PFC James Terry Coggins

United States Army
Born: July 17, 1949 Died: June 28, 1968
Killed in Action
Vietnam War

Volunteering was what James Terry Coggins did all his life.

When he was a child, Terry grew up on a farm out High Falls Road. He loved to help his grandmother and grandfather with the never ending farm chores. Terry would volunteer to feed the animals, help plant and harvest the crops, slaughter the hogs and clean stalls, before he and his friends took the time to play a game of baseball. According to his family, “Terry loved the country life.”

When it came time to serve his country, Terry Coggins volunteered once again and joined the United States Army. “I didn’t want him to go (to Vietnam). But like he always did, Terry volunteered,” remembered his mother Emma Rose Coggins. “Terry was a good son. A real good son.”

As the oldest, James Terry Coggins shared a home with three sisters; Patricia Coggins McCord, Lawanda Coggins and the late Phyllis Diane Coggins. An additional four brothers were in the Coggins household including; Joe Henry Coggins, Jr., Gerald Coggins, Thomas Coggins and the late Kenneth Coggins. “It was plenty crowded and times were tough. But you know what? We didn’t know it,” smiled brother Gerald, himself a United States Army veteran.

At times members of the family would live out High Falls Road, past Patrick Park, because it was so crowded in their downtown Quilly Street home. “But we were a loving family,” baby brother Thomas related. Joe, Sr., and wife Emma Rose raised their family in Griffin with a sense of values. “We really didn’t get into trouble,” sister Patricia shared. “Terry and I lived in the country most of the time with Big Mama (Lucille Mosley). It was a great life.”

Sister Lawanda remembers Terry and the family playing in the yard behind their house. “You know play stuff. Playing in the branch. These are good memories.”An aunt, Mary Frances Ham, also had a lot to do with the children’s upbringing. “She helped my mama a lot. She had a little son too and we would all get together and do what needed to be done,” smiled Lawanda.

Terry attended local schools; Annie Shockley for elementary, A.Z. Kelsey for middle school and graduating from Fairmont High School. Some of his favorite teachers were Mr. Boddy, Mrs. Kendall, Mrs. Head, Mrs. Manning and principal Frank Touchstone. One of Terry’s best friends growing up was Terry Mangham. Sister Lawanda relayed a story that while in high school her brother Terry
Coggins and his friend Terry Mangham would only call each other by their last names. “I suppose this was so they would not get confused with which Terry they were talking to,” Lawanda laughed.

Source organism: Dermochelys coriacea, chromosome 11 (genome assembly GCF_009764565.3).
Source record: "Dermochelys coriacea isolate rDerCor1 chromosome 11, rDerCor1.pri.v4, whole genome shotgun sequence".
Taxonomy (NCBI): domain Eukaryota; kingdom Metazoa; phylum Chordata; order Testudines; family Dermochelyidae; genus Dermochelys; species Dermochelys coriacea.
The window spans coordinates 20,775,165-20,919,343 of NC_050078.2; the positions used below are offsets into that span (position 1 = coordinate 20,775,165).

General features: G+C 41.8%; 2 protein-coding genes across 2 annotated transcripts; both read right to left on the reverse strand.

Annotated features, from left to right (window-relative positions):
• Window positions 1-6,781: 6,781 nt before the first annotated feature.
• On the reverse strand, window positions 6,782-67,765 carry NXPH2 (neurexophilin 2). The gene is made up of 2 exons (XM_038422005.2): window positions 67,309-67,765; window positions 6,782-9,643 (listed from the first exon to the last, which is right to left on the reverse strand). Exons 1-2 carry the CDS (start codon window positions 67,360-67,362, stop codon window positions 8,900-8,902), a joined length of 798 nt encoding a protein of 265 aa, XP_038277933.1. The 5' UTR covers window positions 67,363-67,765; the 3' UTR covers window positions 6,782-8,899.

Other friends Terry Coggins grew up with included Jessie Ham, Eddie James Smith, James Ed Williams, Baldy Evans, Larry Blackman, Gerald Simpson, Thomas Mosley and the late Clarence Sullivan. According to family members these friends stayed together in school. They were good young men but did not take, “any junk. Terry would stand up for himself for sure,” Lawanda said.

When he graduated from Fairmont, Terry decided to join the Army. Family members and photos showed how good Terry looked in his uniform. He was part of the infantry in the Army. “When Terry would come home, on leave, he would get me to shine his Army boots,” Patricia said. “He paid me $2-3.00 and I could really make those boots shine.”

Terry loved being home with his family. “I remember the last time Terry was home he threw me up in the air and (tickled) me and blew bubbles in my belly,” brother Gerald smiled. “Terry didn’t want to leave and go back, but it was his duty. Our mama told him he had to go back and he did. That was the last time we would see him.”

Terry left for a tour of duty in Vietnam on April 23, 1968. A short two months later, June 28, 1968, James Terry Coggins was killed by enemy fire. He was only 18 years old, a month shy of his 19th birthday. He left behind his family and a son, Johnathan Fitzgerald.

Terry’s mother remembers that dreaded visit from the military. “It was after dark. These men drove up in a military car and were searching the area with their flashlights,” Emma Rose Coggins remembers. “They found our house and told us the terrible news.” The news of the young man’s death.

The military personnel would stay with the family until all arrangements had been made, Terry’s body returned and the funeral held. Terry is buried in the Coggins family plot in Griffin’s Oak Hill Cemetery.

Mother Emma Rose has a special suitcase she keeps under her bed. It is filled with her oldest son’s letters home, photos, medals, telegrams and yellowed newspapers. “These are special to me,” she smiled. “I could never throw them away.”

The family has begun to all get together as often as possible to remember their son and brother, Terry. According to family members this is valuable time to visit and remember. “You know, I think we all grew up better (people),” remembers baby brother Thomas.

Volunteer. The dictionary describes a volunteer as someone who performs a service willingly.

James Terry Coggins simply knew nothing else. He gave of himself willingly. He volunteered in all that he did in his short life.

For you see, James Terry Coggins was just that type of person.